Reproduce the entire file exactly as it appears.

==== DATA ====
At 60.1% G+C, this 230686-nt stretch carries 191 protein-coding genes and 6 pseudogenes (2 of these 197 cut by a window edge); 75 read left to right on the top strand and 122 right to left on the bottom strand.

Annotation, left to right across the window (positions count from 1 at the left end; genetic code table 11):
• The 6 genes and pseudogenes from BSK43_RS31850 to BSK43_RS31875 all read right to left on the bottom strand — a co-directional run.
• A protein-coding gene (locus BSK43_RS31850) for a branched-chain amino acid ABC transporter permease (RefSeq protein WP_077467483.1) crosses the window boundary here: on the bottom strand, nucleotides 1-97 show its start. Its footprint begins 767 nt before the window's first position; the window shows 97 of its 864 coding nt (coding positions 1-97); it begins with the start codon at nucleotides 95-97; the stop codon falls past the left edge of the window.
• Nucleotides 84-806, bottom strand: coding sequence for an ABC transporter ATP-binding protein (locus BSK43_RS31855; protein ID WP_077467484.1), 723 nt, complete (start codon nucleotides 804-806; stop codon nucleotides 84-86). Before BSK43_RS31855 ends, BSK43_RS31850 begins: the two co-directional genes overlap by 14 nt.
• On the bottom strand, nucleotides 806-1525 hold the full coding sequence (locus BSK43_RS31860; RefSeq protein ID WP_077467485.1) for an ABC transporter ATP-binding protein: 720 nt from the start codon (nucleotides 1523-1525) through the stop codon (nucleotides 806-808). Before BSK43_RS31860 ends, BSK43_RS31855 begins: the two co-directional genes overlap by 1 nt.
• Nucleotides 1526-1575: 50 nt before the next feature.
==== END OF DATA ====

At 60.1% G+C, this 230686-nt stretch carries 191 protein-coding genes and 6 pseudogenes (2 of these 197 cut by a window edge); 75 read left to right on the top strand and 122 right to left on the bottom strand.

Annotation, left to right across the window (positions count from 1 at the left end; genetic code table 11):
• The 6 genes and pseudogenes from BSK43_RS31850 to BSK43_RS31875 all read right to left on the bottom strand — a co-directional run.
• A protein-coding gene (locus BSK43_RS31850) for a branched-chain amino acid ABC transporter permease (RefSeq protein WP_077467483.1) crosses the window boundary here: on the bottom strand, nucleotides 1-97 show its start. Its footprint begins 767 nt before the window's first position; the window shows 97 of its 864 coding nt (coding positions 1-97); it begins with the start codon at nucleotides 95-97; the stop codon falls past the left edge of the window.
• Nucleotides 84-806, bottom strand: coding sequence for an ABC transporter ATP-binding protein (locus BSK43_RS31855; protein ID WP_077467484.1), 723 nt, complete (start codon nucleotides 804-806; stop codon nucleotides 84-86). Before BSK43_RS31855 ends, BSK43_RS31850 begins: the two co-directional genes overlap by 14 nt.
• On the bottom strand, nucleotides 806-1525 hold the full coding sequence (locus BSK43_RS31860; RefSeq protein ID WP_077467485.1) for an ABC transporter ATP-binding protein: 720 nt from the start codon (nucleotides 1523-1525) through the stop codon (nucleotides 806-808). Before BSK43_RS31860 ends, BSK43_RS31855 begins: the two co-directional genes overlap by 1 nt.
• Nucleotides 1526-1575: 50 nt before the next feature.